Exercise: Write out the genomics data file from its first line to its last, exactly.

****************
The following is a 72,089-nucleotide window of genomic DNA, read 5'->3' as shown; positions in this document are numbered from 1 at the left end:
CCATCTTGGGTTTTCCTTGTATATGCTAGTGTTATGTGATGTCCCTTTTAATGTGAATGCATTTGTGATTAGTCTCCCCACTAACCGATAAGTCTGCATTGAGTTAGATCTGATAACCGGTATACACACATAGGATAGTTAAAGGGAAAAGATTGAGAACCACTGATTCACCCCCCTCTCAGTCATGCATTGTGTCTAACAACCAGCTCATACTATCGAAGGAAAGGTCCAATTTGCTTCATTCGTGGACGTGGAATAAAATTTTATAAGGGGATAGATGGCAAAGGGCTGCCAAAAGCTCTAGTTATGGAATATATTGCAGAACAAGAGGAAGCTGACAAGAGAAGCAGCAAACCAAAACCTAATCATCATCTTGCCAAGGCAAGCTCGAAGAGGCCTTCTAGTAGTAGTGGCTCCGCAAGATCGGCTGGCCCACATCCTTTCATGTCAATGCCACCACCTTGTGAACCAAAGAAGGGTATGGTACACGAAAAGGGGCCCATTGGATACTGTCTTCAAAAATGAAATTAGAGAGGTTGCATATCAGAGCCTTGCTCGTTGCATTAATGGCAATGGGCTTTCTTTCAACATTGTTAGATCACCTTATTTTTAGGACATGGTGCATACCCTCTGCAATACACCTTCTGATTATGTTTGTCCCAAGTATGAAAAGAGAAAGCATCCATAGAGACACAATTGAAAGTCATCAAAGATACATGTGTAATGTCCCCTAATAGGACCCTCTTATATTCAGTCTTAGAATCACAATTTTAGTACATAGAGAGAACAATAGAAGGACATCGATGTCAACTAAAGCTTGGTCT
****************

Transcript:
The following is a 72,089-nucleotide window of genomic DNA, read 5'->3' as shown; positions in this document are numbered from 1 at the left end:
CCATCTTGGGTTTTCCTTGTATATGCTAGTGTTATGTGATGTCCCTTTTAATGTGAATGCATTTGTGATTAGTCTCCCCACTAACCGATAAGTCTGCATTGAGTTAGATCTGATAACCGGTATACACACATAGGATAGTTAAAGGGAAAAGATTGAGAACCACTGATTCACCCCCCTCTCAGTCATGCATTGTGTCTAACAACCAGCTCATACTATCGAAGGAAAGGTCCAATTTGCTTCATTCGTGGACGTGGAATAAAATTTTATAAGGGGATAGATGGCAAAGGGCTGCCAAAAGCTCTAGTTATGGAATATATTGCAGAACAAGAGGAAGCTGACAAGAGAAGCAGCAAACCAAAACCTAATCATCATCTTGCCAAGGCAAGCTCGAAGAGGCCTTCTAGTAGTAGTGGCTCCGCAAGATCGGCTGGCCCACATCCTTTCATGTCAATGCCACCACCTTGTGAACCAAAGAAGGGTATGGTACACGAAAAGGGGCCCATTGGATACTGTCTTCAAAAATGAAATTAGAGAGGTTGCATATCAGAGCCTTGCTCGTTGCATTAATGGCAATGGGCTTTCTTTCAACATTGTTAGATCACCTTATTTTTAGGACATGGTGCATACCCTCTGCAATACACCTTCTGATTATGTTTGTCCCAAGTATGAAAAGAGAAAGCATCCATAGAGACACAATTGAAAGTCATCAAAGATACATGTGTAATGTCCCCTAATAGGACCCTCTTATATTCAGTCTTAGAATCACAATTTTAGTACATAGAGAGAACAATAGAAGGACATCGATGTCAACTAAAGCTTGGTCT